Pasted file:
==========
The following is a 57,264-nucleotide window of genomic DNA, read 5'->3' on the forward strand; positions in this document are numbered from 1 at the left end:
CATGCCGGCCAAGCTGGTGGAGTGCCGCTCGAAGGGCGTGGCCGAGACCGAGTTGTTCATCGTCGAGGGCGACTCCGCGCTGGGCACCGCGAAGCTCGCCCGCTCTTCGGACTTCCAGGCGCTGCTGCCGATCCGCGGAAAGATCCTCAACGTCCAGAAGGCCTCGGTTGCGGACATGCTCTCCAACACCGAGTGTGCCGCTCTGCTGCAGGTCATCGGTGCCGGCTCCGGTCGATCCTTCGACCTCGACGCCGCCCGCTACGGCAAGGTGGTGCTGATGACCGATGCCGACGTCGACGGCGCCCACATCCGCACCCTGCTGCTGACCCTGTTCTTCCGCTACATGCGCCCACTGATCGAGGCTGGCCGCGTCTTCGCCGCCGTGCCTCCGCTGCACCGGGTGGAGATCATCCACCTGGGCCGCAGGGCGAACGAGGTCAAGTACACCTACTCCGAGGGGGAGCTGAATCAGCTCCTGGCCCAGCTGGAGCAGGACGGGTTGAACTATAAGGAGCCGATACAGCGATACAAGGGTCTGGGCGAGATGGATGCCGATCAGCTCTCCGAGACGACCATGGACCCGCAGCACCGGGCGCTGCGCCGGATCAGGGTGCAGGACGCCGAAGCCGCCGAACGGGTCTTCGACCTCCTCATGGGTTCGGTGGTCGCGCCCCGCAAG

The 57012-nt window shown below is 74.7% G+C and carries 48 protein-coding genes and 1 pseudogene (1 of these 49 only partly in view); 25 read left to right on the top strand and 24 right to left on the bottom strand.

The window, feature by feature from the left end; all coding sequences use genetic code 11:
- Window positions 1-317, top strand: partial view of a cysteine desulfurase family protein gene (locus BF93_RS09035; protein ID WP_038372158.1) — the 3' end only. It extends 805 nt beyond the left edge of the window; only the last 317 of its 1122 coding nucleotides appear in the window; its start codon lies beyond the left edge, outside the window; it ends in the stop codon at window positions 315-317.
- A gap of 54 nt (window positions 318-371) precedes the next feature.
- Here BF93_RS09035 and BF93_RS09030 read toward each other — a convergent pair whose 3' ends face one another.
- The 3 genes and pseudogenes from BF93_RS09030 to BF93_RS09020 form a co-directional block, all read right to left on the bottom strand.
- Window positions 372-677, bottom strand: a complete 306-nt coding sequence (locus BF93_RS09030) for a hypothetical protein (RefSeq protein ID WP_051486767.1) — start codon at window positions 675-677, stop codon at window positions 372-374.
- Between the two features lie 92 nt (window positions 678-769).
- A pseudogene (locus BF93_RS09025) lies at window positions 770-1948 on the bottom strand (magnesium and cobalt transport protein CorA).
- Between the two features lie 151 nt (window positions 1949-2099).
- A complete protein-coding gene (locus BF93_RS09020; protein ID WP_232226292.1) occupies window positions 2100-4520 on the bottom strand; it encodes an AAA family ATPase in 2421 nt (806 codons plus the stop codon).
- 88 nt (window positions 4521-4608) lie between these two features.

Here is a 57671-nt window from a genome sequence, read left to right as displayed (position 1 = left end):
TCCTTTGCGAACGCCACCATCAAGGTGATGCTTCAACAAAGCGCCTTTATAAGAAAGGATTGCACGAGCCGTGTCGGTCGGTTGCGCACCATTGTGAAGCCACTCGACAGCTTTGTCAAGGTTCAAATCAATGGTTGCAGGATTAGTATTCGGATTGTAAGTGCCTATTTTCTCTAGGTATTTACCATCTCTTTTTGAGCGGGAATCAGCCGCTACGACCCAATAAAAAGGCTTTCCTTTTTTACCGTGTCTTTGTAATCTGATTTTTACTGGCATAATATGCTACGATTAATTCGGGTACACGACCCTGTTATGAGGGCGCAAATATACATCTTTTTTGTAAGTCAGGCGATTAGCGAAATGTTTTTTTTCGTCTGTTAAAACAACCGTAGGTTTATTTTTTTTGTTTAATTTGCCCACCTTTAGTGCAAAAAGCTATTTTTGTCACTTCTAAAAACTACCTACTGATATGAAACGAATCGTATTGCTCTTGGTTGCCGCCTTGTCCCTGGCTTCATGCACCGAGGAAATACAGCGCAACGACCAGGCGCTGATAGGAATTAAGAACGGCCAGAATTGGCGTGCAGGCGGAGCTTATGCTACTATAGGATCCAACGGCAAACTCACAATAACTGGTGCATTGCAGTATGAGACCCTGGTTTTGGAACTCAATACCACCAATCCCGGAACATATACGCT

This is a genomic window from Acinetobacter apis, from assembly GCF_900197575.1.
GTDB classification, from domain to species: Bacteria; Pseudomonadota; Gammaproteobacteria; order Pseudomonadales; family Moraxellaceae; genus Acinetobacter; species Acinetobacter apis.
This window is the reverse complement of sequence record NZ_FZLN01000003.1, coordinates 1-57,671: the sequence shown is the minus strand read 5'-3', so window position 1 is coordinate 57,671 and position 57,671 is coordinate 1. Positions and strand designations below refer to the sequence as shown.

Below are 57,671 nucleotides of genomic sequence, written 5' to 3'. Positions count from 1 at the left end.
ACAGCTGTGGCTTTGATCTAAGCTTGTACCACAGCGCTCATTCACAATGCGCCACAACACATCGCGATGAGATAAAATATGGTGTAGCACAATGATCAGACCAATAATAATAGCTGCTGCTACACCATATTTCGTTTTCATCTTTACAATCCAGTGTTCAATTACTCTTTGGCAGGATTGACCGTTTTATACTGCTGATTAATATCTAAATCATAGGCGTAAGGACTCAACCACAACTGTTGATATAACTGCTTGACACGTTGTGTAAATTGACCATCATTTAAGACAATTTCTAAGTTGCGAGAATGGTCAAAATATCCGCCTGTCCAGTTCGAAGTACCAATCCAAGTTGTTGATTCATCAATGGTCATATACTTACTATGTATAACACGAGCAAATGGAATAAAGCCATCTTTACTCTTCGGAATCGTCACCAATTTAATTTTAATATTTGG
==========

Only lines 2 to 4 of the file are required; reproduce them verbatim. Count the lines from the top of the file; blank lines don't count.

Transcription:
CATGCCGGCCAAGCTGGTGGAGTGCCGCTCGAAGGGCGTGGCCGAGACCGAGTTGTTCATCGTCGAGGGCGACTCCGCGCTGGGCACCGCGAAGCTCGCCCGCTCTTCGGACTTCCAGGCGCTGCTGCCGATCCGCGGAAAGATCCTCAACGTCCAGAAGGCCTCGGTTGCGGACATGCTCTCCAACACCGAGTGTGCCGCTCTGCTGCAGGTCATCGGTGCCGGCTCCGGTCGATCCTTCGACCTCGACGCCGCCCGCTACGGCAAGGTGGTGCTGATGACCGATGCCGACGTCGACGGCGCCCACATCCGCACCCTGCTGCTGACCCTGTTCTTCCGCTACATGCGCCCACTGATCGAGGCTGGCCGCGTCTTCGCCGCCGTGCCTCCGCTGCACCGGGTGGAGATCATCCACCTGGGCCGCAGGGCGAACGAGGTCAAGTACACCTACTCCGAGGGGGAGCTGAATCAGCTCCTGGCCCAGCTGGAGCAGGACGGGTTGAACTATAAGGAGCCGATACAGCGATACAAGGGTCTGGGCGAGATGGATGCCGATCAGCTCTCCGAGACGACCATGGACCCGCAGCACCGGGCGCTGCGCCGGATCAGGGTGCAGGACGCCGAAGCCGCCGAACGGGTCTTCGACCTCCTCATGGGTTCGGTGGTCGCGCCCCGCAAG

The 57012-nt window shown below is 74.7% G+C and carries 48 protein-coding genes and 1 pseudogene (1 of these 49 only partly in view); 25 read left to right on the top strand and 24 right to left on the bottom strand.

The window, feature by feature from the left end; all coding sequences use genetic code 11: